Claire McEwen, hopeful romantic.

Overcoming Writer’s Block

This blog was originally published on Underneath the Covers Blog.

I doubt there’s a writer who hasn’t experienced it – that moment when the words just won’t come. Or, if you manage to spit them out, they sound like robotic drivel that you’d be ashamed for anyone to ever read.

Well, I’ve been there, a lot! So much, in fact, that I’ve come to think of writer’s block as just one more state of mind, like a bad mood, jealousy or stress. And it’s that way of thinking of it, as just one more inevitable mental state, that has helped me overcome it – at least until the next time it shows up!

As a veteran of writer’s block, I have some ideas about how to handle it. Here are a few tips that work for me.

Try not to panic.
You don’t panic when you’re in a bad mood, right? Recognize it for what it is, a mental space that you can cope with.

Try to find the cause of the block.
Is the problem in your story? If so, it’s possible that your writer’s block is actually a gift. Sometimes writer’s block has come when I’m being controlling, trying to push the story in the way I think it ought to go, whether the choice makes sense for my characters or not. Or a block has developed when I don’t have enough real conflict and tension between my hero and heroine, so my story is losing its momentum. If you can’t identify the problems in your story, but suspect they exist, ask a trusted friend, editor or critique partner to take a look at your book for you.

Are you tired? Sometimes we just need to stop and take care of ourselves. So many writers are also working full time jobs, or caring for children, and we skimp on sleep to make everything happen. A couple months ago I couldn’t write, or even think. I felt overwhelmed and kind of sick. I went to my doctor, who checked me over, asked some questions and determined that I was simply exhausted. And low on Vitamin D because I’d been spending so much time indoors, writing!

Are you comparing yourself / criticizing yourself / torturing yourself in that special way that writers do? Negative self-talk can block our creativity and writers are masters at it. So take a few moments to listen to your thoughts. Are you comparing yourself to another writer? Worrying that everyone will hate your story? Thinking what do I have to say that hasn’t been said before? (That one stopped me in my tracks for years!) Try to turn those thoughts off – or turn them around. Instead of wondering what you have to contribute, tell yourself that every voice is unique, and yours will resonate with some readers. Remind yourself that if you don’t write your book, someone else will write their book and have a shot at the success you dream of. You can’t be in the race if you don’t enter!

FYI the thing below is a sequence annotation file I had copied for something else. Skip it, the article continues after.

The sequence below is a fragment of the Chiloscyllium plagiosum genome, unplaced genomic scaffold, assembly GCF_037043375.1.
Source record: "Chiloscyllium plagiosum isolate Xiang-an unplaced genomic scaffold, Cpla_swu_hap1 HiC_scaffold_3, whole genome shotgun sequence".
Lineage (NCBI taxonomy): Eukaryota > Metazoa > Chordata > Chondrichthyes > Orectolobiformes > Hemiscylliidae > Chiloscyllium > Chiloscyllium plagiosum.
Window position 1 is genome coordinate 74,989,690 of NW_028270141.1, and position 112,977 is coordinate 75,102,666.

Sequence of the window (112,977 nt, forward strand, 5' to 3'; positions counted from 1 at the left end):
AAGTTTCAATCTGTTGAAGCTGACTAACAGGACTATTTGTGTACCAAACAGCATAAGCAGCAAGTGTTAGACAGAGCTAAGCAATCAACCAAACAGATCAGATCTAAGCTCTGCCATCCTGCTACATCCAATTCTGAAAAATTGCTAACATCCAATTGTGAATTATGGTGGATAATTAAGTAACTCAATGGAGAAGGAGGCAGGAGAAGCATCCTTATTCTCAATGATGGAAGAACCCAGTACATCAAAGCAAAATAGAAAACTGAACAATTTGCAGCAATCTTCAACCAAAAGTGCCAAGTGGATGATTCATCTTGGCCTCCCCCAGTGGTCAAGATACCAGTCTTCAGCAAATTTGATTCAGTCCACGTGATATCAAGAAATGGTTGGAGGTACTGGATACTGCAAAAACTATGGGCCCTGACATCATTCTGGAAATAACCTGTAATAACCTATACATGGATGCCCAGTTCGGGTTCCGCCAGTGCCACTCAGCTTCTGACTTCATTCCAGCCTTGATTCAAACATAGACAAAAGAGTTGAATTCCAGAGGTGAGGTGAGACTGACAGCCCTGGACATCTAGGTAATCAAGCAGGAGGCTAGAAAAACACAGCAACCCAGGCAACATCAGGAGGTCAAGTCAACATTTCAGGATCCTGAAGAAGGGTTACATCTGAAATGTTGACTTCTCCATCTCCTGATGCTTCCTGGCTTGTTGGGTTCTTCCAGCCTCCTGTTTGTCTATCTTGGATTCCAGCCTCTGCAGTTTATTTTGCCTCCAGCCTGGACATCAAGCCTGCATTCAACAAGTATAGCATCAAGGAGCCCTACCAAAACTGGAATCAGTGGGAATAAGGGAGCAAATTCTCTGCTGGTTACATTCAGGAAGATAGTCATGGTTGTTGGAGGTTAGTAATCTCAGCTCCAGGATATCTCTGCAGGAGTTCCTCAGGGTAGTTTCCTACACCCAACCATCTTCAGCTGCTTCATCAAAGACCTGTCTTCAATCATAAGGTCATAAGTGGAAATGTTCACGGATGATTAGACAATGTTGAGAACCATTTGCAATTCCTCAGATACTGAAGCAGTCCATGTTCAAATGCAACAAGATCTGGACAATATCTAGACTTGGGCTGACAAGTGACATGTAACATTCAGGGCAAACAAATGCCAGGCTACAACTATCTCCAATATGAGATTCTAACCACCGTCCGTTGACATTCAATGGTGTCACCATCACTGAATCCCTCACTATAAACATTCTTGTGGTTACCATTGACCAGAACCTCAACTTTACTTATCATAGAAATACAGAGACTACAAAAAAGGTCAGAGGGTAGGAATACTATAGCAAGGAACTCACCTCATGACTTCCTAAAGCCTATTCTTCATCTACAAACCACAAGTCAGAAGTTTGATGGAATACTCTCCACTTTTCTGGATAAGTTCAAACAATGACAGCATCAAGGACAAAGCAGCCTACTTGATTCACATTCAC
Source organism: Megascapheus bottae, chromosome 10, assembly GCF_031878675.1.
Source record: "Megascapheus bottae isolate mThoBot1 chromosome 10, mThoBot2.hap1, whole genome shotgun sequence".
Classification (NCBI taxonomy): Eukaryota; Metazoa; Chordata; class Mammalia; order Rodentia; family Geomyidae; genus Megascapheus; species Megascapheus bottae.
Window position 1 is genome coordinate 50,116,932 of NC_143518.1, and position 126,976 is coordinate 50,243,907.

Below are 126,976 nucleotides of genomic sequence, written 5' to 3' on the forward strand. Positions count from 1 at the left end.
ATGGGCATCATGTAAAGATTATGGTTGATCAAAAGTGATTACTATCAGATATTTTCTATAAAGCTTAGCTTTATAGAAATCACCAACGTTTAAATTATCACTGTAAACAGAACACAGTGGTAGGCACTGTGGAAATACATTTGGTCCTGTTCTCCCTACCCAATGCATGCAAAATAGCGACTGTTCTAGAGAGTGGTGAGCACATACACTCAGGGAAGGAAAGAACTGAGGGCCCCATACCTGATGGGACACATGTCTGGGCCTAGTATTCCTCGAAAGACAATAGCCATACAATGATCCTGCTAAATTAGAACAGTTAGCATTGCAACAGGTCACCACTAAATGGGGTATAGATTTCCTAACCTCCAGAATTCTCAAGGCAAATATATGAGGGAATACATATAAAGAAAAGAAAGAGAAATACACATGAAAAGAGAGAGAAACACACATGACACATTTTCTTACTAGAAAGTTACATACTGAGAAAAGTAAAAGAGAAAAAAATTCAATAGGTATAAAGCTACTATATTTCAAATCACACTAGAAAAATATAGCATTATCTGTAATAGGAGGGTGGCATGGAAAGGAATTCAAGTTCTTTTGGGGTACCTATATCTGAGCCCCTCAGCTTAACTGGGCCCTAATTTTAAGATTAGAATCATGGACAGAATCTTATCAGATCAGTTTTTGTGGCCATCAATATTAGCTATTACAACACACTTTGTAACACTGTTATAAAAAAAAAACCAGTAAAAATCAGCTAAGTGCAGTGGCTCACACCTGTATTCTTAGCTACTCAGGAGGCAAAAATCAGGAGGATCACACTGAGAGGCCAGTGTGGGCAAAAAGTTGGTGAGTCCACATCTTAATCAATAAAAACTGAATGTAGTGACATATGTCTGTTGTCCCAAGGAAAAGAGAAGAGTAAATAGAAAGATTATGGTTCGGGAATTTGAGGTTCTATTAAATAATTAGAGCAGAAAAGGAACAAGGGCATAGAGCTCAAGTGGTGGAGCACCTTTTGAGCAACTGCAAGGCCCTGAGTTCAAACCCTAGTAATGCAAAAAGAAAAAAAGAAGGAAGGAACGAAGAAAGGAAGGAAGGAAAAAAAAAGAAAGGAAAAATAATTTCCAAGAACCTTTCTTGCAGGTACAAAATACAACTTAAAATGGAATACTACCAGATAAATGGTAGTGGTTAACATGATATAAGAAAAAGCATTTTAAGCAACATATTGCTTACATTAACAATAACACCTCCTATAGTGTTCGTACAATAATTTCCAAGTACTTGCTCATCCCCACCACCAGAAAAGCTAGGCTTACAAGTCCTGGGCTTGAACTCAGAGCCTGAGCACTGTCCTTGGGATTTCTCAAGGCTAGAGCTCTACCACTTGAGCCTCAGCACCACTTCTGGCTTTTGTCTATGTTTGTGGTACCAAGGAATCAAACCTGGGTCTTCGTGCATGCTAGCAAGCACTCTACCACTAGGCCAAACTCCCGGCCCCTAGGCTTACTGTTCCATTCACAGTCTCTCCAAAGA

If you can’t figure out the cause, that’s okay!
You may not find out what is causing your writer’s block, but you can still work through it. And sometimes the solution can be quite simple.

Try to work anyway. Remember that if you don’t have any words on the page, you can’t revise them and make them wonderful. So just keep spewing the robotic drivel with faith that you’ll fix it later. For motivation, read the first chapters of Anne Lamott’s amazing book on writing, Bird By Bird.

Do something different. Take a shower, exercise, call a friend, listen to music, read an article, just give your brain a break.

Do something else creative.
This has helped me many times. Work in the garden, do crafts, paint, sew, play music, or whatever creative activity you enjoy. You can rejuvenate your creativity without the pressure you might put on yourself when writing.

Refuel. What makes you feel the most like you? For me it’s hiking, gardening, listening to music, dancing or cycling. Those are the things that refill my senses, give me ideas and make me feel joyful. They remind me why I love to write and give me new ideas to write about.

Research. When I started writing my new book, Convincing the Rancher, the words felt stale and I got stuck. I was able to arrange a trip to the Sierras, where I sat on a rock, absorbed the scenery, took tons of photos, and wrote notes. It was exactly what I needed to be able to write the story.

Visit your setting. Or, if you can’t visit your setting, search for photos of it online, visit tourist websites for the location, watch movies or read books set in the area. Look for non-fiction books and blogs about the region as well.

Do a writing exercise. Write a letter from your character to another character, or to you. Interview your characters, make a web of adjectives that describe them… there are many books and websites that can give you ideas for ways to deepen your connection with your characters and your story.

Make a chart. This is one of my favorites! I make a chart of my major plot points using a plot arc. Often I find out that I am not creating the tension I need to, or that I don’t have enough conflict. My favorite charts come from Michael Hauge, author of Writing Screenplays that Sell.

I hope some of these ideas are helpful to you. I have tried them all and found each helpful at various times. And in the comments below I’d love to hear about what works for you, during those times when the good words just won’t come.

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